Crisp fried chicken is one of the things that I always find contradictory instructions for. "ALWAYS cover the frying chicken." "NEVER cover the frying chicken." This is from "The Chefs Secret Cook Book" and directly addresses the question. It works too. I tried this out last night (used a bunch of chicken wings rather than whole cut up chickens) and came up with a crispy, nice batch of fried chicken. The trick is explained in the "Chefs Secret" section below. BTW, I used plain ol commercial seasoned salt instead of the "Chefs Salt" called for and it turned out just fine. 1. When cutting the chicken into serving pieces, separate the thighs from the drumsticks, cut each breast in half, leaving a part of the breast meat on each wing, and, if you wish, cut two separate back pieces. 2. Take out all the small bones like the rib cage, backbone, collarbone, etc.,leaving only the main bones in the pieces. 3. Mix the flour with the Chefs Salt. Beat the eggs with the 1/2 cup milk and the water, then strain through a sieve. 4. Dip each chicken piece in the 2 cups milk, let the milk drip off, then dip it in the flour-spice mixture. Be sure to completely cover with the flour mixture. Shake off excess flour and then dip in the egg wash. Turn the piece to be sure no dry spots remain, then place the piece on the top of the piled up bread crumbs, Sprinkle more bread crumbs over the chicken until completely covered, then gently but firmly press down so that the crumbs really adhere to the chicken. Shake off excess crumbs and lay the chicken parts on a paper covered tray, skin side up. Continue until all chicken is breaded. 5. In a large frying pan which has a lid, beat half of the shortening to approximately 360F and carefully, one by one, put in the chicken pieces, skin side up. Add the chicken slowly so that the fat remains hot. Cover the pan, adjust the beat to medium, and cook for about 10 to 12 minutes. 6. Remove cover, turn pieces, and fry, uncovered, for another 10 minutes or so. Remove the pieces to a warm place on absorbent paper and keep warm until served. CHEFS SECRET: By straining the egg-milk-water mixture, called egg wash, you avoid having big parts of the egg white adhere to some pieces so that there is not enough of the egg wash for other pieces. Also, the straining makes the coating even. If you want to avoid lumps of flour and bread crumbs on your fingers, designate one hand as "wet" and the other as "dry." With the wet hand, handle the uncoated chicken, dip it into and remove it from the, milk, and place it on the flour. Sprinkle flour over it with the dry hand, and coat it and lift it out with the dry hand. Place it in the egg wash with the dry hand, lift it out with the wet hand, and then finish with the, dry hand. It sounds complicated, but if you learn the trick you can prepare large amounts of chicken without ever getting lumps on your fin fingers. It is important to cover the pan while the bottom of the chicken is frying as this keeps it tender. Frying the pieces without a cover after turning makes the skin crisp. CHEFS SALT: Mix well and use instead of salt: Be careful to use garlic salt, not garlic powder, If you use garlic powder a small pinch is enough. Makes 8 servings. From "The Chefs Secret Cookbook", Louis Szathmary, Quadrangle Books, Chicago. 1972. Posted by Stephen Ceideberg; March 16 1993. File ftp://ftp.idiscover.co.uk/pub/food/mealmaster/recipes/cberg2.zip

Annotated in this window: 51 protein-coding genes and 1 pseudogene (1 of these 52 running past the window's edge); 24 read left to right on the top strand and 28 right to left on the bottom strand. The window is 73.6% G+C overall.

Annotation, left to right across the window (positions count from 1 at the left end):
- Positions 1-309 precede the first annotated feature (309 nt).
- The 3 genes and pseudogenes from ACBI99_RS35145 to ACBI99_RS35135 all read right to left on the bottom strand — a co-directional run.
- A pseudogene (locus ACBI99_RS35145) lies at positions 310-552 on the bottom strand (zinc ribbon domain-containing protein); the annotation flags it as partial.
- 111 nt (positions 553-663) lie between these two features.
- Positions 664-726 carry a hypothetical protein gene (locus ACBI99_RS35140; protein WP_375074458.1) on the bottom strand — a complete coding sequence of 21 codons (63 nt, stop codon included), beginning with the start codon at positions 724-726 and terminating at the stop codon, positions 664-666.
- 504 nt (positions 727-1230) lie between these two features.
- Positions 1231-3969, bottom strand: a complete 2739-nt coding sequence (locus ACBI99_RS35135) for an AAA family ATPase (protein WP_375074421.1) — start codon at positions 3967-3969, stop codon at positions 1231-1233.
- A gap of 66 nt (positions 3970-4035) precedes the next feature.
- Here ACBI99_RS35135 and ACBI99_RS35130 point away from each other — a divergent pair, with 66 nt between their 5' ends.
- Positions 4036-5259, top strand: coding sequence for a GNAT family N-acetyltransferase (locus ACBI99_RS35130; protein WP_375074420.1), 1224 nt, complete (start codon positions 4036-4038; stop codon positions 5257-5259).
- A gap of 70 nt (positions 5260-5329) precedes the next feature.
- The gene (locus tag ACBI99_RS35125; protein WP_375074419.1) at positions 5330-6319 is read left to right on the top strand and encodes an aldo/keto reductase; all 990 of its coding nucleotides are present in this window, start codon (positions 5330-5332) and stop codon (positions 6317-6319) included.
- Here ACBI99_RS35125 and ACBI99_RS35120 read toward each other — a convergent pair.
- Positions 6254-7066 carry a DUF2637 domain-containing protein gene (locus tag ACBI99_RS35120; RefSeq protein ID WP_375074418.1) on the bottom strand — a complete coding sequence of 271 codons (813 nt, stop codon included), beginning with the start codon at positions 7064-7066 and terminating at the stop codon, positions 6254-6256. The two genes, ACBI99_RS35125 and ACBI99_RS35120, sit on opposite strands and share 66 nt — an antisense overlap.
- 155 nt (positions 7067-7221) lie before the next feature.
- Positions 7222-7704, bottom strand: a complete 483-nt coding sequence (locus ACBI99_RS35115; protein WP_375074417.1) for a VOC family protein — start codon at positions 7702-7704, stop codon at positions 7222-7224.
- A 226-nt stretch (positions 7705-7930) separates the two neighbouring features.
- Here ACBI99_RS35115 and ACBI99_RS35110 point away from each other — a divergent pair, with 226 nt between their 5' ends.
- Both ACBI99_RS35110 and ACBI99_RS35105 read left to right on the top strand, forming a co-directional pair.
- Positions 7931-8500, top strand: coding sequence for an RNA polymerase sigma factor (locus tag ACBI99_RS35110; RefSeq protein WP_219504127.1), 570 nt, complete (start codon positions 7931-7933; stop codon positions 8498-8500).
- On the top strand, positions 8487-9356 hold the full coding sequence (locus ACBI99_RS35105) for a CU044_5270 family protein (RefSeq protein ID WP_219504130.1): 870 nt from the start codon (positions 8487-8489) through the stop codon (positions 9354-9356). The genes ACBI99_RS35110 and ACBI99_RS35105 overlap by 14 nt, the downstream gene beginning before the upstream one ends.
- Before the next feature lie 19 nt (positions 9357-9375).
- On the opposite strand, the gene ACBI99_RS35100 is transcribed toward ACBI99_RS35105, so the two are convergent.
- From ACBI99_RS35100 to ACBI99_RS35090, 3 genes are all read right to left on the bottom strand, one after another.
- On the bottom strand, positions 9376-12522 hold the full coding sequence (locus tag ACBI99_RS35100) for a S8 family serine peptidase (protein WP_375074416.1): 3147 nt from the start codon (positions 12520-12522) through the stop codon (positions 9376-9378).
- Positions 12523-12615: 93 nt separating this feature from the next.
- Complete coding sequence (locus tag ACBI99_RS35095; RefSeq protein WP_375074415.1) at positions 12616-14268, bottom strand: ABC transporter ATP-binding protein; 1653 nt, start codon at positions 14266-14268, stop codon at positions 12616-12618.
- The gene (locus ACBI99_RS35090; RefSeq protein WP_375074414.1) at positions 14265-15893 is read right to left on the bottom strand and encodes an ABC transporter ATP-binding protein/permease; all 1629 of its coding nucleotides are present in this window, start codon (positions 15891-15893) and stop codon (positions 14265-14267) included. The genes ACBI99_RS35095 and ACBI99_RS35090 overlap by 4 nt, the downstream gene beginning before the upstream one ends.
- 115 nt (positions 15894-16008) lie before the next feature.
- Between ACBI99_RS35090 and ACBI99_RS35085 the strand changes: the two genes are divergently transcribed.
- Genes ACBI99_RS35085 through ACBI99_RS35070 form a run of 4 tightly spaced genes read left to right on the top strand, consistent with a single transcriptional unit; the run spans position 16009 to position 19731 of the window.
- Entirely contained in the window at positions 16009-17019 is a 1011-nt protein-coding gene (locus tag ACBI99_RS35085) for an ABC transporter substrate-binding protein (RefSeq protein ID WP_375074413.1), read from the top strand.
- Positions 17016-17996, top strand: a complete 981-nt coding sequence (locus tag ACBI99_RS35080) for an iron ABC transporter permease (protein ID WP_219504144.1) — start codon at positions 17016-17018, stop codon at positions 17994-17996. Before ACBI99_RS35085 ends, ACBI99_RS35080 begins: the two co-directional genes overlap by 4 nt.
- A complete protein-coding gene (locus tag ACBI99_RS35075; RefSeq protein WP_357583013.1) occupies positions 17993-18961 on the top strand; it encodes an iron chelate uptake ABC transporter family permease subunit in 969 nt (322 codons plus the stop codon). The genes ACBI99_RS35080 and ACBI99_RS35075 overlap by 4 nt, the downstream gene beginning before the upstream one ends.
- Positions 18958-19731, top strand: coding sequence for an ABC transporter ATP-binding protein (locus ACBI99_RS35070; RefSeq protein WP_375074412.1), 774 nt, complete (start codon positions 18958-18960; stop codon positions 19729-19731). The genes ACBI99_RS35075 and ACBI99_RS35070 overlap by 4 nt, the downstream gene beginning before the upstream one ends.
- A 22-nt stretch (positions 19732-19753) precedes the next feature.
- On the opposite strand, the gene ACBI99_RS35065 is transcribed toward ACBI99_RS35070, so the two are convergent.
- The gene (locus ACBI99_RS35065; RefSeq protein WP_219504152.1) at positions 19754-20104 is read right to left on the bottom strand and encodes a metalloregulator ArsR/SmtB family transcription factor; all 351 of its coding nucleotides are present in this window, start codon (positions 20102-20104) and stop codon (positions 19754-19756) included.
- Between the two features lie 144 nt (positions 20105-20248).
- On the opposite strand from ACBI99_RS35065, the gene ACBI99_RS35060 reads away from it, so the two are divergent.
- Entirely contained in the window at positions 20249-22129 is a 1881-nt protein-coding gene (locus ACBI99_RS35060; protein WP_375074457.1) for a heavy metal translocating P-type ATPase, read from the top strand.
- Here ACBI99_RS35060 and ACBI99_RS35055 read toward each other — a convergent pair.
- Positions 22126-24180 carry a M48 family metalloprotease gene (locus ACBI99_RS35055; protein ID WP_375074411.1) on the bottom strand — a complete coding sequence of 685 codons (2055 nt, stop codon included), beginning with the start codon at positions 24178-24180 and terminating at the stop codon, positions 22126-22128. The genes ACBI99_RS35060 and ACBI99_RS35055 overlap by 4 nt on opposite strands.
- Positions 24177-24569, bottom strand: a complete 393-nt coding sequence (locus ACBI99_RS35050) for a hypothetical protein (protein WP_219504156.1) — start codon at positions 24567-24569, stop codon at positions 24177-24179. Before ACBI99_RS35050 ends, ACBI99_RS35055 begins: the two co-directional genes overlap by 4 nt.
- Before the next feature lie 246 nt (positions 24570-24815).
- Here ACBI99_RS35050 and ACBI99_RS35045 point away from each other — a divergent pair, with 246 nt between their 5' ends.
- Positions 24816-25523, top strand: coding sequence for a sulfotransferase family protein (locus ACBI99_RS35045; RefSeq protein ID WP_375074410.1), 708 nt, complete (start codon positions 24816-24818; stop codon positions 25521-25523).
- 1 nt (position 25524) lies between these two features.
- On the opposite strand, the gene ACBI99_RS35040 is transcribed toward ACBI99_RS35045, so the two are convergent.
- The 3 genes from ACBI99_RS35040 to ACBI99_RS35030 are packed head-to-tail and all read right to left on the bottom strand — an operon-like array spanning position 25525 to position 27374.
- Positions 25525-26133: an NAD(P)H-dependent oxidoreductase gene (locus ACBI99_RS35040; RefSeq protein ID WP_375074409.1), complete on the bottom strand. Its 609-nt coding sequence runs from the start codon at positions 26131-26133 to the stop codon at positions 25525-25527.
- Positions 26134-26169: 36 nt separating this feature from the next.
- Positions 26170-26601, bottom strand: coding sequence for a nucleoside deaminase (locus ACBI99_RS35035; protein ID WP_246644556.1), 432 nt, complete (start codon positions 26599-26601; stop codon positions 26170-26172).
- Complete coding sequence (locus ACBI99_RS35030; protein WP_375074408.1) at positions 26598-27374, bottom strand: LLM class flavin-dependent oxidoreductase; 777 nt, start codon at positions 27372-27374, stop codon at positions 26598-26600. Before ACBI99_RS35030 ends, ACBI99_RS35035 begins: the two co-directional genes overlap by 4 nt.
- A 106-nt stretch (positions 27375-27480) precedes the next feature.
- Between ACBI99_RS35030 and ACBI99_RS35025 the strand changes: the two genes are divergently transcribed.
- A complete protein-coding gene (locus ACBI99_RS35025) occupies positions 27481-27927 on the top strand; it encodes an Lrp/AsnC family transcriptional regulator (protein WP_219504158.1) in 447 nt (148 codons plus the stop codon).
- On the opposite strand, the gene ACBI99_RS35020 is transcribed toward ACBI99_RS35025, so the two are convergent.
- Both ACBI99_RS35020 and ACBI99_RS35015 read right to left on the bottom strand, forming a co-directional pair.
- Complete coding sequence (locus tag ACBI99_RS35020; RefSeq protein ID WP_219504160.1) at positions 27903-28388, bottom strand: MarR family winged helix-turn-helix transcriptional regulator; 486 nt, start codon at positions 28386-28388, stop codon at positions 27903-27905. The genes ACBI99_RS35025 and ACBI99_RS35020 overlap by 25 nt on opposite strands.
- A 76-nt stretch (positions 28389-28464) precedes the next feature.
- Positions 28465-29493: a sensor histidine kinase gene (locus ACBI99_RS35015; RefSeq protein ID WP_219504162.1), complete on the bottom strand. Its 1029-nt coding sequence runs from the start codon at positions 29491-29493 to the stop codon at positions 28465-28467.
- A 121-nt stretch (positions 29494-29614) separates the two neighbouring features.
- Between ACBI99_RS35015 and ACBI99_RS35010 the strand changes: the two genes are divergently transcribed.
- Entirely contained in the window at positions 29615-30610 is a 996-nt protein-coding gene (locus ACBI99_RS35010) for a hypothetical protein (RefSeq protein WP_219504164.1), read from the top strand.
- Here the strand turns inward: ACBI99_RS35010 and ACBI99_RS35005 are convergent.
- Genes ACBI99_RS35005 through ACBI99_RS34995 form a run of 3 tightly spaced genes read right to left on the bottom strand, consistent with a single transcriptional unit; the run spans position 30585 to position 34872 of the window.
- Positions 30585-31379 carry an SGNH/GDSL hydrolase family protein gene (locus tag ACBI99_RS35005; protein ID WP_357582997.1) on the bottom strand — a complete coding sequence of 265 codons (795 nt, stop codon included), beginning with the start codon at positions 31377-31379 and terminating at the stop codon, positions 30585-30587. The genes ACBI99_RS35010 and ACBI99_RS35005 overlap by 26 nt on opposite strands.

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|Serving Size: 1 Serving (226g)
|Recipe Makes: 8 Servings
|Calories from Fat: 129 (31%)
|Amt Per Serving
|Total Fat 14.4g
|Saturated Fat 4.5g
|Monounsaturated Fat 5.3g
|Polyunsanturated Fat 2.3g
|Total Carbohydrate 54g
|Dietary Fiber 10.6g
|Sugars, other 43.4g
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Calories per serving: 417
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